The Ririe-Woodbury Dance Company presents three contemporary works at Vilar Center on Jan. 12
If you go …
Who: The Ririe-Woodbury Dance Company.
When: 7:30 p.m. Jan. 12.
Where: Vilar Performing Arts Center, Beaver Creek.
Cost: $58 for adults; $25 for students.
More information: Visit www.vilarpac.org or call 970-845-8497.
in the world of modern dance, it’s rare to find a dance company that has been around for over 50 years. While contemporary art is usually focused on what’s new, now or next, The Ririe-Woodbury Dance Company has proved that longevity and staying power are not antithetical to creating modern dance.
Founded in Utah in 1964 by two women, Joan Woodbury and Shirley Ririe, the company began in large part due to their enthusiasm for dance education and supporting artists, said Daniel Charon, artistic director for Ririe-Woodbury Dance Company.
“For me, as artistic director, it’s about continuing that legacy, bringing in different choreographers all the time,” Charon said. “We love bringing in emerging choreographers and having them work with a professional company (for the first time). We love bringing in established voices also, because we commission these (pieces) so it stays fresh and current in a certain way.”
The Ririe-Woodbury Dance Company will perform at the Vilar Performing Arts Center on Friday, Jan. 12, at 7:30 p.m. Tickets are $58 for adults and $25 for students and available now at the Vilar Performing Arts Center box office, by calling 970-845-8497 and visiting http://www.vilarpac.org.
‘All Over the World’
The program will include three works from three different choreographers. “You and the Space Between” is choreographed by Miguel Azcue, an artist from Cuba; “The Opposite of Killing” is a piece by Tzveta Kassabova, a Bulgarian choreographer presently working and living in the U.S.; “Storm” is choreographed by Charon himself. The piece deals with “human relationships and many different facets of our existence, the rush of life around us, slowing down and contemplating our more intimate and quiet relationships,” he said.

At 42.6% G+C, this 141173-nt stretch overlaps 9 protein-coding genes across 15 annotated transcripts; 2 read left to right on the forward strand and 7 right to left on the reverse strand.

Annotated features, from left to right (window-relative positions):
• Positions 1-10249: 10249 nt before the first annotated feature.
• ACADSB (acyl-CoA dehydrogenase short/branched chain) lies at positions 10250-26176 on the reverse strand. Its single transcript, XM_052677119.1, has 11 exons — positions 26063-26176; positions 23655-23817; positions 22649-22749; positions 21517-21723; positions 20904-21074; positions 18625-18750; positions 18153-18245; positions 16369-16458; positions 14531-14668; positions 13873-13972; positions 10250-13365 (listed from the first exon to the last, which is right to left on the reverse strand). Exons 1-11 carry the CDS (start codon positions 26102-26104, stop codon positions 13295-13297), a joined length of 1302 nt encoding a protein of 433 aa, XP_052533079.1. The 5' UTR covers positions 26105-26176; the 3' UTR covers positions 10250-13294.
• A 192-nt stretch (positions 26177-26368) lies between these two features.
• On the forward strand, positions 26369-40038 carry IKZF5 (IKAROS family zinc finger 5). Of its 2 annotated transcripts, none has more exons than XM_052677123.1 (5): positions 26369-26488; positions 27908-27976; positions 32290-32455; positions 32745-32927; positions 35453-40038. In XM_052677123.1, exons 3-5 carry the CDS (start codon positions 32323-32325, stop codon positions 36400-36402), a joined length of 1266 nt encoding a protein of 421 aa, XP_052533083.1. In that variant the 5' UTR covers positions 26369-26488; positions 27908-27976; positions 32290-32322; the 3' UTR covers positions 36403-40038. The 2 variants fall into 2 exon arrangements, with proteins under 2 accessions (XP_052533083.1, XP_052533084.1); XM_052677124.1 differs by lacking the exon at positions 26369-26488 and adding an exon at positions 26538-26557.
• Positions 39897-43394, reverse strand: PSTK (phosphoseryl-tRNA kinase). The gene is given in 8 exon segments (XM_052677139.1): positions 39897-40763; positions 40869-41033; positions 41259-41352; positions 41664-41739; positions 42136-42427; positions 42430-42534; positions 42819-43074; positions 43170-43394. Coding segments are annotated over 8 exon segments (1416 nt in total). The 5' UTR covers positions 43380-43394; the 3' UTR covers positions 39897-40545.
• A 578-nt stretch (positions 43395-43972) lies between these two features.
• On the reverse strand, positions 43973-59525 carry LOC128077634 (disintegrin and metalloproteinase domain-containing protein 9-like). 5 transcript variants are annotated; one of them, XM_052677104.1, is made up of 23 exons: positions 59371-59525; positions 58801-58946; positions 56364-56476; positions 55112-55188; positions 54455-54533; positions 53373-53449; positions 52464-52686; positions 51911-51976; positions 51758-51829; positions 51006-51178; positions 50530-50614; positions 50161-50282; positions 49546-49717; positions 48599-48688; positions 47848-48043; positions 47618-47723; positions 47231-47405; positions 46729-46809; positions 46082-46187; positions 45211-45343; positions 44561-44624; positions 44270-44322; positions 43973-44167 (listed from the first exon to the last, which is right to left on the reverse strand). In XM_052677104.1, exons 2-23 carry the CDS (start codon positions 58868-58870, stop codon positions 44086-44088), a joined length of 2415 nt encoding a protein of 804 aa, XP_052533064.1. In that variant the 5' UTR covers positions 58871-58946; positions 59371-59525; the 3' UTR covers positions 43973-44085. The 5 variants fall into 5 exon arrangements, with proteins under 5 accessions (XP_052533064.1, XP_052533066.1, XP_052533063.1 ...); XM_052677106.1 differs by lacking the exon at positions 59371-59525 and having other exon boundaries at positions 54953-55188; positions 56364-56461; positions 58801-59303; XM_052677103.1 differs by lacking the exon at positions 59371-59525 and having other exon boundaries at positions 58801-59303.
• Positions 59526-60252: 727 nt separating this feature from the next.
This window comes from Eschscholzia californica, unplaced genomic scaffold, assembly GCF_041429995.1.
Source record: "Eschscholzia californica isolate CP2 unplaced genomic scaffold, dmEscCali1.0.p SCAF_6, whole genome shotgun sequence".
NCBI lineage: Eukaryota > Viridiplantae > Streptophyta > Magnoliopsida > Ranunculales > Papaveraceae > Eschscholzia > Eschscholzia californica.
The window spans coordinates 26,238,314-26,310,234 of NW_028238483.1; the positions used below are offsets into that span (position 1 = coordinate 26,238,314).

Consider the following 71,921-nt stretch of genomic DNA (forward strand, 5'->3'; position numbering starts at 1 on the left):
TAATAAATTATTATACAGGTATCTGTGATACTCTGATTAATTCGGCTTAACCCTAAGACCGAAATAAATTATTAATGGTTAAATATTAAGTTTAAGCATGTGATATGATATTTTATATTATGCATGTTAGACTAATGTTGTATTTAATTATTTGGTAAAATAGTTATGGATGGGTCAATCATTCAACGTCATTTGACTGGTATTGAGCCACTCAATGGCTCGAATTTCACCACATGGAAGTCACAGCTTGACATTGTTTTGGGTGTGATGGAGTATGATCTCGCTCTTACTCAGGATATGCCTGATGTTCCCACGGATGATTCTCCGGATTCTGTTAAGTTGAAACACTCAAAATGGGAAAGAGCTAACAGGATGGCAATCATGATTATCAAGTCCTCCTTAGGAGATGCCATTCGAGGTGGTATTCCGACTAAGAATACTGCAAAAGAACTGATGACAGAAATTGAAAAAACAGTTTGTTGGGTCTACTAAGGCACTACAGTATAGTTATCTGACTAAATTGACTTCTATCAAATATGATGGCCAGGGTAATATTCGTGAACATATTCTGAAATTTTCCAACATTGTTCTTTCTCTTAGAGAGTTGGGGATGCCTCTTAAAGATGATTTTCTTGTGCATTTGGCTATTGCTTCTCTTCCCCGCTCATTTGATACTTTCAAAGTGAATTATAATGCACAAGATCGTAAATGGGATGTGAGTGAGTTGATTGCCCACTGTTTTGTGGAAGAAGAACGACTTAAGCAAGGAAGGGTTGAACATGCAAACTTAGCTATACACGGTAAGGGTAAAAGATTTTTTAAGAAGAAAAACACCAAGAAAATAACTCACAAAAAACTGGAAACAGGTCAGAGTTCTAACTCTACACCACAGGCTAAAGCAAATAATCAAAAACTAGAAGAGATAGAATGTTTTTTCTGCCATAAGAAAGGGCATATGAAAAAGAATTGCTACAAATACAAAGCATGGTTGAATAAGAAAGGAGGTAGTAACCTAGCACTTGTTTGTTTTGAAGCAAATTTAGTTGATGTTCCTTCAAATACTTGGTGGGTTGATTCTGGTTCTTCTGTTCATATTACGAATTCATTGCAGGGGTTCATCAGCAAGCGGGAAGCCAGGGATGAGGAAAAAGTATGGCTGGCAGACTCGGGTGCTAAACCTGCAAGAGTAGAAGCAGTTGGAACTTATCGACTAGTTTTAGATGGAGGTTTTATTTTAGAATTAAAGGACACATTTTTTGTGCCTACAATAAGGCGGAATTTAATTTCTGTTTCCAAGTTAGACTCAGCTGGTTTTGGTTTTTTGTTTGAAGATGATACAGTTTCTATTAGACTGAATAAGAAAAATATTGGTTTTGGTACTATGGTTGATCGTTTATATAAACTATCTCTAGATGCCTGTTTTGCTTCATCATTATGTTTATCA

In addition to showcasing new and emerging choreographers, the Ririe-Woodbury Dance Company also places a big focus on commissioning works from international artists.
“(One of) our missions it to support choreographers and artists from all over the world,” Charon said. “I want to know what they’re up to, see what they’re doing and expose them to the community.”
Another one of the Ririe-Woodbury Dance Company’s philosophies is that “dance is for everybody.”
“Often people go to dance and they feel like they need to ‘figure it out,’” Charon said. “What does that do? It makes (dance) harder to relate to and makes people feel like they’re not smart enough to figure it out but they are. They just have to trust the experience they’re having … We want everybody to feel comfortable in some capacity with dance.”
In today’s current political climate, Charon believes that dance can be a way to bring people together and create a dialog.
“The beauty of contemporary art is it can be interpreted in many different ways,” Charon said. “There are so many ways to use the art form (of dance) to bring about a conversation about us as human beings … The body is so important to our understanding of our own humanity. If more people can be in touch with that, it makes for a better society and a better world.”
For the performance in Beaver Creek at the Vilar Performing Arts Center, Charon said he hopes that people who aren’t very familiar with the contemporary dance world come and experience the work of the Ririe-Woodbury Dance Company.
“I encourage people, if they haven’t seen dance for awhile, or if they’ve seen dance and didn’t have a great experience with it, to come and see (the show),” Charon said. “(The performance) will be very accessible and user friendly. There’s something for everybody. Release the pressure of trying to figure it out. Come and enjoy the experience.”
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